According to the results of the two-day meeting, held under the auspices of the World Health Organization, 18 members of the specially created Committee for the first time agreed to develop international control measures over the experiments in humane genome's editing.
"Editing the genome opens up huge opportunities in health care, at the same time, this area of science is associated with risks, both ethical and medical, - said the head of WHO Tedros Adhanom. "The work of the Committee is an example where leading scientists have come together under the auspices of WHO to solve a very difficult task."
The term "genome editing" refers to a set of technologies that allow changing the DNA of living organisms – adding, removing or modifying genetic material. With their help it is possible, for example, to remove the embryo's gene, which is responsible for the development of a painful disease. At the same time, the use of such a tool can lead to undesirable and unpredictable consequences, for example, the creation of a"Superman".
Over the past two days, experts have discussed discussed the current state of science and its possibilities: at the moment, the person has not yet fully mastered the technology of genome editing and many of the risks are theoretical. Nevertheless, WHO is convinced that the time to act has come. Members of the Committee believe that the process of work on the package of controls should be transparent and involve all stakeholders. They also believe that until the recommendations are developed, no one should conduct clinical trials related to the genome editing. Such experiments at this stage were called "irresponsible" by the participants of the meeting.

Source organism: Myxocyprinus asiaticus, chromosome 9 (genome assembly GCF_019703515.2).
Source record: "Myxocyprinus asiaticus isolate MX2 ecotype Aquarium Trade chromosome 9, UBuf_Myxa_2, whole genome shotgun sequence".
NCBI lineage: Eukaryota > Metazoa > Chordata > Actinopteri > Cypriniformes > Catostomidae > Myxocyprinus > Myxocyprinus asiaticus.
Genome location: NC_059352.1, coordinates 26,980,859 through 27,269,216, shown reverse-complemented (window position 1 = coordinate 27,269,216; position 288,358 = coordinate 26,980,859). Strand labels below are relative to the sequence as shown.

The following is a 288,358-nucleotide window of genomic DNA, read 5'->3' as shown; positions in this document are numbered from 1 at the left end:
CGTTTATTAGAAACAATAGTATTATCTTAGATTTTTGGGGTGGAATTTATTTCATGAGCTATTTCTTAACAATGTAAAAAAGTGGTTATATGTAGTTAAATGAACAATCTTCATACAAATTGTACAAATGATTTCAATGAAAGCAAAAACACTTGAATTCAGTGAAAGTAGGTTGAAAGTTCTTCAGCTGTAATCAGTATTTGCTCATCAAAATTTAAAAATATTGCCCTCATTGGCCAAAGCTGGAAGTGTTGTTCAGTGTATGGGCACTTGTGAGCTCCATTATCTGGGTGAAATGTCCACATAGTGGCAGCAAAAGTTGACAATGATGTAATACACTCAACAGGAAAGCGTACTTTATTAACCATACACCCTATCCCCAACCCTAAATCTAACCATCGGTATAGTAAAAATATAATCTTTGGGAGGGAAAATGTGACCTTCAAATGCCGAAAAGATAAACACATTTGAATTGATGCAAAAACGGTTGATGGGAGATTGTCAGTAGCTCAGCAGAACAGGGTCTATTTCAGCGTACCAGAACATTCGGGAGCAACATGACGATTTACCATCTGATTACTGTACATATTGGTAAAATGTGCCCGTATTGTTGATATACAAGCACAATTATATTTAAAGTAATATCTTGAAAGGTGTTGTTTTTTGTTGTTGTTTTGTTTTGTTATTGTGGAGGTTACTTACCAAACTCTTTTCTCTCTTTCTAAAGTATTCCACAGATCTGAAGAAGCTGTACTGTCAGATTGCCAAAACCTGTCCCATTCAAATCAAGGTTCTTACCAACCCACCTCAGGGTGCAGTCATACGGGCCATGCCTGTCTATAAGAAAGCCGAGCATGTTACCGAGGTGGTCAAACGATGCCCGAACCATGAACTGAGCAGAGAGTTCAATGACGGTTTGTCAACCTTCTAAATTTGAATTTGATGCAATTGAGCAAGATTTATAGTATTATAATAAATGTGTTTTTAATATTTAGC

The Commitee's members also decided that all ongoing research in this area should be reflected in a single database, a special register. The Committee requested WHO to establish such a register immediately. They have also invited all scientists conducting such studies to engage in dialogue to assess the conditions, in which they work, and to ensure that ethical and medical standards are respected. "To make the results of such research helpful for the people, and minimize the risk, the Committee will develop recommendations for all those working with new technologies," - promised Dr. Soumya Swaminathan, chief researcher of WHO.
In the next two years, members of the Committee will discuss the ethical issues of human genome editing experiments with scientists and other stakeholders, including the private sector, civil society and academia. Interviews will be conducted both in person and online.